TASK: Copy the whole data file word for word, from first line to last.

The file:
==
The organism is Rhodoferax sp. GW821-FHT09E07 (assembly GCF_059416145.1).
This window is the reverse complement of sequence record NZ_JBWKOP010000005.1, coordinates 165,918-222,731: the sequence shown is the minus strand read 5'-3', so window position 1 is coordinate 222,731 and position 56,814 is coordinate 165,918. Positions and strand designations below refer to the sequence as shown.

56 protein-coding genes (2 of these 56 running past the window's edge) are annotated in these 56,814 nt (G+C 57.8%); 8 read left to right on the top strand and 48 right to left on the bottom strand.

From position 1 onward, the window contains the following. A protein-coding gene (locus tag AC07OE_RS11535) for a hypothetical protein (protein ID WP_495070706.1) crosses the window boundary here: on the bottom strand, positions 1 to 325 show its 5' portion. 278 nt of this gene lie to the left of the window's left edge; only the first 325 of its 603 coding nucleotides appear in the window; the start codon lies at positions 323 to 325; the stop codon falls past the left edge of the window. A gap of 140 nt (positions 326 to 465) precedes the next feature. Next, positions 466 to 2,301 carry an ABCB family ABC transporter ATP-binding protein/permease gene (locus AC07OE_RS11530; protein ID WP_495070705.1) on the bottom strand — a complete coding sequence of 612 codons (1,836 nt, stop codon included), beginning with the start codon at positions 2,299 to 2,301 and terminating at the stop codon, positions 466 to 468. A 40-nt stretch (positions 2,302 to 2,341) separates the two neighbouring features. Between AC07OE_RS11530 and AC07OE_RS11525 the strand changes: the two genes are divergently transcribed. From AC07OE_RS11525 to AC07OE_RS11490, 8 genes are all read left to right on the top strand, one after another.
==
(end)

The organism is Rhodoferax sp. GW821-FHT09E07 (assembly GCF_059416145.1).
This window is the reverse complement of sequence record NZ_JBWKOP010000005.1, coordinates 165,918-222,731: the sequence shown is the minus strand read 5'-3', so window position 1 is coordinate 222,731 and position 56,814 is coordinate 165,918. Positions and strand designations below refer to the sequence as shown.

56 protein-coding genes (2 of these 56 running past the window's edge) are annotated in these 56,814 nt (G+C 57.8%); 8 read left to right on the top strand and 48 right to left on the bottom strand.

From position 1 onward, the window contains the following. A protein-coding gene (locus tag AC07OE_RS11535) for a hypothetical protein (protein ID WP_495070706.1) crosses the window boundary here: on the bottom strand, positions 1 to 325 show its 5' portion. 278 nt of this gene lie to the left of the window's left edge; only the first 325 of its 603 coding nucleotides appear in the window; the start codon lies at positions 323 to 325; the stop codon falls past the left edge of the window. A gap of 140 nt (positions 326 to 465) precedes the next feature. Next, positions 466 to 2,301 carry an ABCB family ABC transporter ATP-binding protein/permease gene (locus AC07OE_RS11530; protein ID WP_495070705.1) on the bottom strand — a complete coding sequence of 612 codons (1,836 nt, stop codon included), beginning with the start codon at positions 2,299 to 2,301 and terminating at the stop codon, positions 466 to 468. A 40-nt stretch (positions 2,302 to 2,341) separates the two neighbouring features. Between AC07OE_RS11530 and AC07OE_RS11525 the strand changes: the two genes are divergently transcribed. From AC07OE_RS11525 to AC07OE_RS11490, 8 genes are all read left to right on the top strand, one after another.